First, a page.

I love what you said about the sense of togetherness, in the end that’s all you need and I feel really lucky to have that as an expat living in Qatar.
      I hope you’re having a fab time in your hometown and that you’ll have a great start to what will hopefully be a much better year!

      Liked by 1 person

      1. It felt surreal being in the heat, but I liked it! A great experience.

        Back to London tomorrow, and ready for the New Year. I hope you have a great year also, with plenty of adventures!!


  2. Really enjoyed knowing how Christmas is celebrated elsewhere… For someone who celebrates Christmas as a way to spend time with friends it’s been really tough this year… How do you celebrate Christmas in Qatar with your crew? P.S. Love Actually was an awful movie 😋

    Liked by 1 person

    1. Yeah I’m very thankful that the situation here allowed us to get together for Christmas! We all brought a home cooked meal/dessert and a secret santa gift and enjoyed merry mingles deep into the night. How did you celebrate Christmas this year? Come on, Love Actually is a classic, gotta give it that! 😂


      1. We were in lockdown but i was lucky to be living with family so I didn’t have to miss anyone. We had good food and I baked a carrot cake with cream cheese frosting. Very relaxing snowy Christmas day. Went for a walk to see Christmas lights. I can’t ever forgive what happened to poor Emma 😣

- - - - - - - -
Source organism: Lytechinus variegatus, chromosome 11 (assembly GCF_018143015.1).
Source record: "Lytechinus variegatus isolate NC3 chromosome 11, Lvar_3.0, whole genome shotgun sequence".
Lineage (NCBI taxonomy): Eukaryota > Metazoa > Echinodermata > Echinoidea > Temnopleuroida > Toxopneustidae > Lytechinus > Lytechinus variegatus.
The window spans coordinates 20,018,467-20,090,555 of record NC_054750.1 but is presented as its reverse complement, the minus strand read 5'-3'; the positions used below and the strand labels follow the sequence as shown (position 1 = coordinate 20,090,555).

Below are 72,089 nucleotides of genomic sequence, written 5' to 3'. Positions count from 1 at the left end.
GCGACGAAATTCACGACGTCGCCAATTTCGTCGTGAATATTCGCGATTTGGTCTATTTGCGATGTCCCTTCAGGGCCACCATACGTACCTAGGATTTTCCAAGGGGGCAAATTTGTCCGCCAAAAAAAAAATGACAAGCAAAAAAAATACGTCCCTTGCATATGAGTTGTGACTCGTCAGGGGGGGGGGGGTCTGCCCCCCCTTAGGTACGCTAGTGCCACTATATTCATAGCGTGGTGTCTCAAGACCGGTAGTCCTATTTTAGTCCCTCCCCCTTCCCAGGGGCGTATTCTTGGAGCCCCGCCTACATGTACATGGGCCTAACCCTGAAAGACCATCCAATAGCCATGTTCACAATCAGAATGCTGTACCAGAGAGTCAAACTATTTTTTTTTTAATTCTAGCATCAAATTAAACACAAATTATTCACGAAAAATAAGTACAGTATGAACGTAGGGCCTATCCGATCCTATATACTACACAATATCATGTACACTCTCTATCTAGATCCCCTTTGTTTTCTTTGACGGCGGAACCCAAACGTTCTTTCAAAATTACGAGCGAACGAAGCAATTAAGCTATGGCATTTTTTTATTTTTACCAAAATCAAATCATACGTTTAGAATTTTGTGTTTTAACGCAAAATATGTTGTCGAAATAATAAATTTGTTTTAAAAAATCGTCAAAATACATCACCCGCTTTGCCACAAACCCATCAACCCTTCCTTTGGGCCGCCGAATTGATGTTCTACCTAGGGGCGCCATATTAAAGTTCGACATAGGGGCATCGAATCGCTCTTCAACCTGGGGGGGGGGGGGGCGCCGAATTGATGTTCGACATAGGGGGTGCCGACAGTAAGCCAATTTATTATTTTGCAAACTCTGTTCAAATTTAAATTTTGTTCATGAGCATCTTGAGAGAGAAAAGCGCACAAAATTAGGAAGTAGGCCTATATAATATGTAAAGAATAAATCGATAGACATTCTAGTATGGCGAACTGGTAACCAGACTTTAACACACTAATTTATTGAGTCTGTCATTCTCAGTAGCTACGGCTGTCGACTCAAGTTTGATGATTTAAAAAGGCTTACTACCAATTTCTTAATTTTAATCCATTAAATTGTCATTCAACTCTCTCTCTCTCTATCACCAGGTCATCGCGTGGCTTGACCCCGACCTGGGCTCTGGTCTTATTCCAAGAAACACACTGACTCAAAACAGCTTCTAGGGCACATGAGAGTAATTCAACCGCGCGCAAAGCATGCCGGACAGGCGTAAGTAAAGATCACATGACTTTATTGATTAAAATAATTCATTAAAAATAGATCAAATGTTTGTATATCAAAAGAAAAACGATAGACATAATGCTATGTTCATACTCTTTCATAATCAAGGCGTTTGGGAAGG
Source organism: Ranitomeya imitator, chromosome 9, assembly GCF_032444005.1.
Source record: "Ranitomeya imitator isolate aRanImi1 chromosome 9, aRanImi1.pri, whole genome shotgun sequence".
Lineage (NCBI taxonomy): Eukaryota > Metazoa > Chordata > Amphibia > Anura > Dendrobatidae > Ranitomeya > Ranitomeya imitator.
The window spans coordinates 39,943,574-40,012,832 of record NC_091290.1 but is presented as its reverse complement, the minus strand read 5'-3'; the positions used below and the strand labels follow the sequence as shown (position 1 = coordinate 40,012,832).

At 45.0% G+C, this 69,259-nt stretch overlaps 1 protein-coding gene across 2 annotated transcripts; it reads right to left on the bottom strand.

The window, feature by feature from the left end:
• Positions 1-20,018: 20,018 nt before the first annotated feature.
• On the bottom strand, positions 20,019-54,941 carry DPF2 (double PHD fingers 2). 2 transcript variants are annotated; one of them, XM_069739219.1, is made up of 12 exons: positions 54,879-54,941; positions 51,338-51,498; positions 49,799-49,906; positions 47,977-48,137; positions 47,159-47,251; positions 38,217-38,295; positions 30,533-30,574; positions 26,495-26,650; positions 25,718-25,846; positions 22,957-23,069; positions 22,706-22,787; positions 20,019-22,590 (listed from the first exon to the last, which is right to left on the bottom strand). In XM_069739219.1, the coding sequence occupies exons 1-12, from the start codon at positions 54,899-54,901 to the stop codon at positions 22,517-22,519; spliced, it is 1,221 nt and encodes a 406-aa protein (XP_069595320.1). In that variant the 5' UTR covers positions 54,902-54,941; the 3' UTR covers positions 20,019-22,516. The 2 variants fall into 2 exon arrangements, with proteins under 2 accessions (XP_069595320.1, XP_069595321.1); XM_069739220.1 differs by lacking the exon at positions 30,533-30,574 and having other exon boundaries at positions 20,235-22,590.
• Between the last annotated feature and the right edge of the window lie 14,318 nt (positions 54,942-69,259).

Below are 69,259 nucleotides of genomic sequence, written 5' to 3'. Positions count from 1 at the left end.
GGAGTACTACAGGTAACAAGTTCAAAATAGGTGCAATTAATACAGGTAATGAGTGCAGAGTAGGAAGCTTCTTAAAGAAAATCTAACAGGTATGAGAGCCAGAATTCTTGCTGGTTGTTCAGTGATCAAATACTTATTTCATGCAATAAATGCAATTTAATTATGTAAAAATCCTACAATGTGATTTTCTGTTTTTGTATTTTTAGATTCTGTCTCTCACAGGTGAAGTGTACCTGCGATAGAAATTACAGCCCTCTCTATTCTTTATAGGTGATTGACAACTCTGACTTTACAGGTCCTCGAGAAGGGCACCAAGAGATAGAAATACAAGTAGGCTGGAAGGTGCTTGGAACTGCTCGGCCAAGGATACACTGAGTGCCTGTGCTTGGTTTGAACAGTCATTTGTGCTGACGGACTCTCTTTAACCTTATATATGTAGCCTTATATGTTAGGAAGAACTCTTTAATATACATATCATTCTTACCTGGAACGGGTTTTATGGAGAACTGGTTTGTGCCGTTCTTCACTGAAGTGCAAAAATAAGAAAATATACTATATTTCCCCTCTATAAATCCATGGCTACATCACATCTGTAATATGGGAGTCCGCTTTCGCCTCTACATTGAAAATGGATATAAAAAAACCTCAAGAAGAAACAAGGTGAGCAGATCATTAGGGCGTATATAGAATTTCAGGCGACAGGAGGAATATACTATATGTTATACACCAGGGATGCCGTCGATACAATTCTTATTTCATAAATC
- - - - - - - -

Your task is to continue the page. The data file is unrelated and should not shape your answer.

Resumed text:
Liked by 1 person

  3. A powerful post if I do say so myself! Thank you Nadia. It was lovely to get an intimate insight into Christmas and the festive season in your culture. I didn’t know you were South African! What do you enjoy most about your country?

    I’m mixed heritage, half pakistani and half maltese, so I couldn’t personally compare my experience of one culture’s celebration to another. My mum’s maltese side of the family are christian though. We don’t tend to go too overboard but in recent years it’s become a tradition to visit my aunty’s mum. She has the loveliest cottage house, the most lively dogs and is honestly the best host. We have the most incredible food spreads to enjoy and always feel as if we’re truly part of the family. Love is everywhere and it extends so far. My aunty’s mum, Jo, knows that I’m passionate about interior design and gives me bags full of home decorating and lifestyle magazines to pore over.

    Liked by 1 person

    1. Hello again, and a very happy new year to you, Maryam! Sorry I’m taking forever to respond – in typical 2020 fashion I had a crazy end to the year last week. I had to move again, as I’ve recently started a new job and had to leave my previous company’s accommodation. Now I’m in a lovely studio – finally a little space I have all to myself so I’m very happy, however there was a water issue in my apartment so just as I finished unpacking, I had to move AGAIN! The new (and hopefully final) apartment is on the 7th floor, which is better than the first one which was on the 3rd… so in between the New Year’s celebrations I’ve been settling into my little 7th heaven 🙂

      I’m glad you enjoyed reading about a South African style Christmas. It’s a lovely country – very similar to Australia I believe! A cultural melting pot with amazing weather and all kinds of nature scenes. What I enjoy most would definitely be the food lol – I’m a sucker for farm style home cooked meals, which is what I grew up with. Unlike all the women in my family, I’m not much of a cook, so I make sure my mom has all my favorite dishes ready whenever I go to visit!

      Your heritage sounds interesting and your way of spending Christmas sounds homely and warm! Curious about those food spreads – any traditional foods? I’ve always wanted to go to Malta – such a hidden gem. Have you ever lived there?